Jason Pluchinsky, a Charleston local and a Jeb Bush supporter, thinks the support from former the president helps. But he doesn’t think it will be enough to lift him to victory.

“I think it helps 100 percent,” Pluchisky told TheBlaze. “George W. is 60 percent of the reason we are here. I think he’ll get a lot of people to at least hear what Jeb has to say. He won’t win, but I think it will be Cruz or Trump then Jeb.”

Read more stories from TheBlaze

‘It Wasn’t a Heart Attack’: Confusion and Conflicting Reports Surround Justice Scalia’s Death

Ted Cruz Says Second Amendment Will Be ‘Written Out of the Constitution’ If Any of These Presidential Candidates Are Elected

‘He Is a Lying Guy’: Trump Goes Postal on Cruz in Rambling Press Conference

‘I Swore I Was Never Going to Tell This Story’: Audience Gasps as Glenn Beck Reveals ‘One of the Real Reasons’ He Left Fox News

Jeb Bush Is Asked if GOP Senate Should Schedule a Vote if New Supreme Court Justice Is Nominated. Here’s How He Replies.

Posted in Campaign 2016, George W. Bush, Jeb Bush, Politics, South Carolina

December 8th, 2015 by Staff Writer

President Barack Obama delivered his primetime address on terrorism Sunday night from a podium in the Oval Office, striking many as unusual. But White House press secretary Josh Earnest pointed out Monday that Obama’s predecessor did the same thing.

“In doing your homework, I’m sure you saw the pictures of President Bush standing before a podium in the Oval Office making a few announcements,” Earnest said. “I think, in general, what we have found is, we reached the same conclusion that many of your colleagues in the television industry, which is when [TV reporters] go to the South Lawn [to deliver their reports], they call it a stand up for a reason.”

President Barack Obama delivers an address to the nation in the Oval Office of the White House in Washington, D.C., U.S., on Sunday, Dec. 6, 2015. Obama sought to soothe a nation shaken by the terrorist attack in a California town with assurances that the U.S. is hardening its defenses that were tempered by an acknowledgment that the threat to the country is ever-evolving. (Saul Loeb/Pool via Bloomberg)

President Barack Obama delivers an address to the nation in the Oval Office of the White House in Washington, D.C., Sunday. Obama sought to soothe a nation shaken by the San Bernardino, California, terrorist attack with assurances that the U.S. is hardening its defenses. (Saul Loeb/Pool via Bloomberg)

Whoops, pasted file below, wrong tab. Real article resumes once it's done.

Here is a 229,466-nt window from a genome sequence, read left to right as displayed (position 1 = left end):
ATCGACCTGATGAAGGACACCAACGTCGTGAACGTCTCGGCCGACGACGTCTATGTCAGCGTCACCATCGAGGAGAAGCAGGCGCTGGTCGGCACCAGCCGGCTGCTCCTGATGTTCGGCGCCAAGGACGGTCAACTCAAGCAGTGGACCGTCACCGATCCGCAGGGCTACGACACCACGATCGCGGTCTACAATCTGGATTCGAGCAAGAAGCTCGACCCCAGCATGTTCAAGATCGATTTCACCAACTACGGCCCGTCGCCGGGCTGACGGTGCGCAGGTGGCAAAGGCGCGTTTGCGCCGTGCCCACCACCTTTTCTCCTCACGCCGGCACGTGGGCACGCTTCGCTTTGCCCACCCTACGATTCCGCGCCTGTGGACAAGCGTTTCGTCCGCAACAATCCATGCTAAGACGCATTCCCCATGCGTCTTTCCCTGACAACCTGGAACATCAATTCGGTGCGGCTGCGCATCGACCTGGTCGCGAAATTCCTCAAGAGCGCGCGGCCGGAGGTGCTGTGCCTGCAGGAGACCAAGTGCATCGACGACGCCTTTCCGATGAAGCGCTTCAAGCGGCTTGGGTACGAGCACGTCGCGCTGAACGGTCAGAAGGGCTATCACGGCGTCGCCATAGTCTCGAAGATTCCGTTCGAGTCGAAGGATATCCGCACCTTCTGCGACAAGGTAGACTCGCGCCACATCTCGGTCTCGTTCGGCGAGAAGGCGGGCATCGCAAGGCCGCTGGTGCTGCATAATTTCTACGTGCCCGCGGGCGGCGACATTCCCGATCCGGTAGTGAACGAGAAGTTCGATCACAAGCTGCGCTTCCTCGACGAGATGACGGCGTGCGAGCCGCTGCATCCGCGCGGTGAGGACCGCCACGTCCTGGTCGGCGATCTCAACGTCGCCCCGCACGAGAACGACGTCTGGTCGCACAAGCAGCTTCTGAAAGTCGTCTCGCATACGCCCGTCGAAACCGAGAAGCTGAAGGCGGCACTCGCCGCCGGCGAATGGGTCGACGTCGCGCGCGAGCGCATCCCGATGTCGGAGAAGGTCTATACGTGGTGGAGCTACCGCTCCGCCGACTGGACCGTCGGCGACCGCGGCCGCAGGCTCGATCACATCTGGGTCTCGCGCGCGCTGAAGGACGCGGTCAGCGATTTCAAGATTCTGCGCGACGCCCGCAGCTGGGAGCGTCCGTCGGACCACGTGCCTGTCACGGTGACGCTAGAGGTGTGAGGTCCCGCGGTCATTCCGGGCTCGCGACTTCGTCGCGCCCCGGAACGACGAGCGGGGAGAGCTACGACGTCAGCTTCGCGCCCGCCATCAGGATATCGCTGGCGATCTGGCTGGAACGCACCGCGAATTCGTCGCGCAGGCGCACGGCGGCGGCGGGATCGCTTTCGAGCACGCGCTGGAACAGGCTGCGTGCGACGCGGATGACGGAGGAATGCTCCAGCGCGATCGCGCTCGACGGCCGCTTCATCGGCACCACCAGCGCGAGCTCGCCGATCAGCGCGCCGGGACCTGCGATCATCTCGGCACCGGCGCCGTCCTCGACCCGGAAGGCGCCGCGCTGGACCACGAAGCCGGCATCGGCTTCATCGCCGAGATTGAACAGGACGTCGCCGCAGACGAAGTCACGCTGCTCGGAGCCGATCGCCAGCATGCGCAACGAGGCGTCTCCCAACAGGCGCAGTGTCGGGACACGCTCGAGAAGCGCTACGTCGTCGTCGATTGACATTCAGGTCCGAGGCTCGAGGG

President George W. Bush, having already previously nominated John G. Roberts to the high court, announced in September 2005 he was nominating Roberts as chief justice after the death of William Rehnquist.

President Bush announces Supreme Court nominee John Roberts to be Chief Justice of the Supreme Court during a statement in the Oval Office Monday September 5, 2005. (Chuck Kennedy/MCT/MCT via Getty Images)

President Bush announces Supreme Court nominee John Roberts to be chief justice of the Supreme Court during a statement in the Oval Office Sept. 5, 2005. (Chuck Kennedy/MCT/MCT via Getty Images)

In October, Bush nominated White House counsel Harriet Miers to the court from the Oval Office. Her nomination was withdrawn after it was clear that she did not have support from Senate Republicans.

Supreme Court justice nominee Harriet Miers (L) looks over at US President George W. Bush as he announces her nomination to the Supreme Court 03 October 2005 in the Oval Office at the White House in Washington, DC. Miers, has withdrawn her nomination, the White House announced 27 October, 2005. AFP PHOTO/Mandel NGAN (MANDEL NGAN/AFP/Getty Images)

Supreme Court justice nominee Harriet Miers looks over at President George W. Bush as he announces her nomination to the Supreme Court Oct. 3, 2005, in the Oval Office at the White House in Washington, D.C. (Mandel Ngan/AFP/Getty Images)

Read more stories from TheBlaze

Obama Calls San Bernardino Attack ‘Terrorism,’ Endorses Controversial Gun Control Provisions

‘The Bible Calls for Killing Nonbelievers’: Atheists Ask Major Hotel Chains to Ax Bibles From Guest Rooms — Here’s Their Fiery Argument

Here’s How Some Republican Presidential Candidates Reacted to Obama’s Oval Office Address

Public University: ‘Ensure Your Holiday Party Is Not a Christmas Party In Disguise’

Trump Calls for ‘Total & Complete Shutdown of Muslims Entering’ the U.S. Until ‘Problem’ Is Fixed

Posted in Barack Obama, George W. Bush, Government

October 21st, 2015 by Staff Writer

Karl Rove explained on Fox News Tuesday that certain “attacks” Ted Cruz leveled against George W. Bush had left a bad taste in the former president’s mouth.

Karl Rove talks in his mobile phone as he walks across the floor before the second session of the Republican National Convention in Tampa, Fla., on Tuesday, Aug. 28, 2012. (Photo: AP)